Kino Lorber brings the infamous 1967 Spaghetti western Navajo Joe to Blu-ray, an overlooked gem of the genre that’s long been shadowed by its troubled reputation and the continual disparagement of its lead star, Burt Reynolds. In retrospect, this Italian/Spanish co-production promises to be a bit too politically incorrect to be taken seriously considering the casting of American star Reynolds as a Navajo Indian (he is, in fact, partly of Cherokee descent, though not enough to avoid the necessity of bronzer and a black wig).

It’s hardly the first or last time we’ve seen whitewashed casting of Native Americans (Audrey Hepburn in John Huston’s 1960 western The Unforgiven comes to mind), and to many the casting seems to compromise the integrity of the title. Instantly reviled and dismissed by Reynolds in his second starring role during his transition from television to film, it is, nevertheless, a very
See full article at IONCINEMA.com »

FiGa, Veiroj Reteam on ‘The Apostate’

FiGa, Veiroj Reteam on ‘The Apostate’
Madrid – L.A.-based FiGa Films is re-teaming with Federico Veiroj, the Uruguayan-Spanish director of “The Apostate,” a buzzed-up title which world premieres at Toronto, playing Contemporary World Cinema, before segueing to San Sebastian, selected for main competition.

Headed by Sandro Fiorin and Alex Garcia, sales-production house FiGa has acquired international sales rights to “The Apostate,” having represented Veiroj’s second feature, the delicious “A Useful Life,” a tribute to film as inspiration. Early “Apostate” sales are under negotiation, said Fiorin.

A comedic drama, “The Apostate” rolls off strong-word-of-mouth after winning March’s Miami Fest pix-in-post competish Encuentros, curated by Toronto programmer Diana Sanchez.

Following on Veiroj’s Directors’ Fortnight-selected “Acne,” then “Life,” “The Apostate” stars Alvaro Ogalla – also a co-scribe. Ogalla plays Gonzalo, an antihero who struggles with issues of faith, guilt and desires, attempting to escape his tempestuous past, not conform to his parents’ expectations and find his
See full article at Variety - Film News »

Chimes at Midnight review – Welles’s Falstaff is a messy masterpiece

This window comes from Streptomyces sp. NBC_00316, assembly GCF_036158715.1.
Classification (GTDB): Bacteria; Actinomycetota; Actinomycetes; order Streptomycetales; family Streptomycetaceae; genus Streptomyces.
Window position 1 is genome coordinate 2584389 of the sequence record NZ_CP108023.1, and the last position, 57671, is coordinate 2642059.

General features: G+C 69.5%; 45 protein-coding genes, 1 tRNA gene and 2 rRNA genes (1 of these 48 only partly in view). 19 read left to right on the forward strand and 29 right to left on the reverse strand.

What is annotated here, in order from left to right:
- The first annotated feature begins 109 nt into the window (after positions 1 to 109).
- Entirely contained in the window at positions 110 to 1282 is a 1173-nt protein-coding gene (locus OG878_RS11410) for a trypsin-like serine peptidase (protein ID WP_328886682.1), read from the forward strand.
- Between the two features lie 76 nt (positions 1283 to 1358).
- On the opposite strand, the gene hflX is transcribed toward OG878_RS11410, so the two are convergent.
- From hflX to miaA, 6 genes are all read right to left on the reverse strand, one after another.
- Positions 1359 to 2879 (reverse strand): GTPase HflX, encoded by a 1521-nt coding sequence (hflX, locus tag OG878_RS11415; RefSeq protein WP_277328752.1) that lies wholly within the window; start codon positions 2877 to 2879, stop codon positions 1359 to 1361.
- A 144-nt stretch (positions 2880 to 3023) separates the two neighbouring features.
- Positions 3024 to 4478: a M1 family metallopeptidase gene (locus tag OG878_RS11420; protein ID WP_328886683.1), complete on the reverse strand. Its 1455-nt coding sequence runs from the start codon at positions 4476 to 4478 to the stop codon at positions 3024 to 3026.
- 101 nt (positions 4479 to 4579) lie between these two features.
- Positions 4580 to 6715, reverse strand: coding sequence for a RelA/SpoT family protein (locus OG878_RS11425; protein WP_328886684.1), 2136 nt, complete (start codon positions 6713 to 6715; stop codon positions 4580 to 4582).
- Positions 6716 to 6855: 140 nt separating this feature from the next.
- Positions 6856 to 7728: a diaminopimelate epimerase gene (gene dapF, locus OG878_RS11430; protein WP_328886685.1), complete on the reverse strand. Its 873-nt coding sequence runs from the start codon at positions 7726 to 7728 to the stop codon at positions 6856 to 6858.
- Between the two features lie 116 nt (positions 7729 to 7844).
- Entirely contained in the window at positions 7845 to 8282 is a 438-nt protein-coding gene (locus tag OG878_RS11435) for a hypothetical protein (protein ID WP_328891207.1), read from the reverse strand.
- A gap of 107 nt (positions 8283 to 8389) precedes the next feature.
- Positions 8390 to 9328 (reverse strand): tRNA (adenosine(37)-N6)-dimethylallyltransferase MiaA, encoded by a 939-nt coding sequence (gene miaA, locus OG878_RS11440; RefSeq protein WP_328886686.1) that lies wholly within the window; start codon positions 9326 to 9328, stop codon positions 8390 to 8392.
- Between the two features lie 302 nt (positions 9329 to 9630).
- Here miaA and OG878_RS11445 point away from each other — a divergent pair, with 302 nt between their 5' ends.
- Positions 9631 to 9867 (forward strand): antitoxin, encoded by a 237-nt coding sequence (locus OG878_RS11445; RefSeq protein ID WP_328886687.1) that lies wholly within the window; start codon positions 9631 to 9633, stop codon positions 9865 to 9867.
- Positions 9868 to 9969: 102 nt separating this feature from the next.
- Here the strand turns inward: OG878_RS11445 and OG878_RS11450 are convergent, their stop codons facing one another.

(Orson Welles, 1965; Mr Bongo Films, PG)

Throughout his life, Orson Welles was fascinated by Shakespeare – studying and editing the texts (usually pretty drastically), directing them and performing them on the stage and in the cinema. His third and final Shakespeare film, Chimes at Midnight, was the completion of a project first embarked on when a schoolboy in 1930 as Five Kings, a conflation of plays about the Wars of the Roses. It was eventually shot over a year in Spain with money conned out of a Spanish producer, who believed that Welles was simultaneously directing on the same sets and location the Shakespearean Chimes at Midnight (a potentially unprofitable venture) and a new version of Stevenson’s Treasure Island (a far more commercial prospect) with himself as Long John Silver. In fact, not a foot of the adventure movie was made, though Welles did play Long John in 1972 in a rarely seen Spanish-Italian production.
See full article at The Guardian - Film News »

The Top Ten Most Stressed-Out Characters in Movie History

By Alex Simon

Stress kills, goes the old saying, and can cause a host of maladies before it does. Hypertension, heart disease and even Bruxism, otherwise known as grinding of the teeth, can be its unfortunate products. In that spirit, here are ten examples of stress in on-screen, and its most masterful portraits.

1. Jack LemmonSave the Tiger (1973)

Jack Lemmon took home a Best Actor Academy Award for his incendiary turn as Harry Stoner, a once-prosperous businessman who finds his carefully-tailored life crashing down around him. His garment business in downtown La is going bust, his marriage is dead in the water, and the crazy hippies who hitchhike on the Sunset Strip just don’t match his Ww II era sensibilities. When Harry decides to have his business “torched” for the insurance money, he goes on a self-destructive odyssey through early ‘70s La. His word association game with a cute
See full article at The Hollywood Interview »

Exclusive Trailer For The Connection

Exclusive Trailer For The Connection
Since that Oscar win for The Artist, Jean Dujardin hasn't become as ubiquitous in Hollywood movies as we might have expected. Maybe Funny Or Die's sketch played out for real and he found himself pigeoned-holed and offered unappetising roles; maybe he was happy to stay local and moonlight in the likes of The Wolf Of Wall Street and The Monuments Men. Either way, he'll be back on our screens soon in The Connection, a taut Gallic policier that has a new trailer below. brightcove.createExperiences();There's a hint of Mesrine's stylised moodiness in there, underlined by the presence of Gilles Lellouche as the Fernando Rey to Dujardin's Gene Hackman. Lellouche is Neapolitan heroin trafficker Tony Zampa; Dujardin is Pierre Michel, the Marseilles magistrate trying to bring him down.It's the same tense terrain - and the same real-life case - that was tapped by John Frankenheimer's The French Connection
See full article at EmpireOnline »